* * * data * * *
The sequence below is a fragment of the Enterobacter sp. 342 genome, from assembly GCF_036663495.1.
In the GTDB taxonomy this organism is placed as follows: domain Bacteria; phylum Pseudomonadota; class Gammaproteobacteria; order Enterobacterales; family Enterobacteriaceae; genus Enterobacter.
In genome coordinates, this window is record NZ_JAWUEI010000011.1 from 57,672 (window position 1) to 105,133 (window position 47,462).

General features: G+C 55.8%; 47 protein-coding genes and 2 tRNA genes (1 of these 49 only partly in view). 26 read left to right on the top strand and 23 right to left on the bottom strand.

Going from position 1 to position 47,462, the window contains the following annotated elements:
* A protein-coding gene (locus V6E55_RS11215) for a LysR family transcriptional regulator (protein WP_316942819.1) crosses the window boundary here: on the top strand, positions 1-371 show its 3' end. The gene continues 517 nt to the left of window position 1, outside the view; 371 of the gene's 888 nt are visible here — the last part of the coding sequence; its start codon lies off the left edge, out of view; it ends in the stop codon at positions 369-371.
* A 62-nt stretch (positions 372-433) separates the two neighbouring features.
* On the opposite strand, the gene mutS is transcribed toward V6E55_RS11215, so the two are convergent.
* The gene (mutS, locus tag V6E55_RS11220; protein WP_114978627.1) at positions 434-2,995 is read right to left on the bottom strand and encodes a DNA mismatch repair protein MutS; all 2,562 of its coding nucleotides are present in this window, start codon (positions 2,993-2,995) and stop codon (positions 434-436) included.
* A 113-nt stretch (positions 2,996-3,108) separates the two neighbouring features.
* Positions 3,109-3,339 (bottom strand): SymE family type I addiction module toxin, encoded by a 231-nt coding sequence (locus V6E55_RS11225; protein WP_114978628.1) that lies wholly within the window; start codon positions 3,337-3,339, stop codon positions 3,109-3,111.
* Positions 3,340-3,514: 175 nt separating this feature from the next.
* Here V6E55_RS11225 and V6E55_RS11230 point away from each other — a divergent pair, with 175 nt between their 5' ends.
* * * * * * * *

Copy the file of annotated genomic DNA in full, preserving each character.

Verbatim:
The sequence below is a fragment of the Enterobacter sp. 342 genome, from assembly GCF_036663495.1.
In the GTDB taxonomy this organism is placed as follows: domain Bacteria; phylum Pseudomonadota; class Gammaproteobacteria; order Enterobacterales; family Enterobacteriaceae; genus Enterobacter.
In genome coordinates, this window is record NZ_JAWUEI010000011.1 from 57,672 (window position 1) to 105,133 (window position 47,462).

General features: G+C 55.8%; 47 protein-coding genes and 2 tRNA genes (1 of these 49 only partly in view). 26 read left to right on the top strand and 23 right to left on the bottom strand.

Going from position 1 to position 47,462, the window contains the following annotated elements:
* A protein-coding gene (locus V6E55_RS11215) for a LysR family transcriptional regulator (protein WP_316942819.1) crosses the window boundary here: on the top strand, positions 1-371 show its 3' end. The gene continues 517 nt to the left of window position 1, outside the view; 371 of the gene's 888 nt are visible here — the last part of the coding sequence; its start codon lies off the left edge, out of view; it ends in the stop codon at positions 369-371.
* A 62-nt stretch (positions 372-433) separates the two neighbouring features.
* On the opposite strand, the gene mutS is transcribed toward V6E55_RS11215, so the two are convergent.
* The gene (mutS, locus tag V6E55_RS11220; protein WP_114978627.1) at positions 434-2,995 is read right to left on the bottom strand and encodes a DNA mismatch repair protein MutS; all 2,562 of its coding nucleotides are present in this window, start codon (positions 2,993-2,995) and stop codon (positions 434-436) included.
* A 113-nt stretch (positions 2,996-3,108) separates the two neighbouring features.
* Positions 3,109-3,339 (bottom strand): SymE family type I addiction module toxin, encoded by a 231-nt coding sequence (locus V6E55_RS11225; protein WP_114978628.1) that lies wholly within the window; start codon positions 3,337-3,339, stop codon positions 3,109-3,111.
* Positions 3,340-3,514: 175 nt separating this feature from the next.
* Here V6E55_RS11225 and V6E55_RS11230 point away from each other — a divergent pair, with 175 nt between their 5' ends.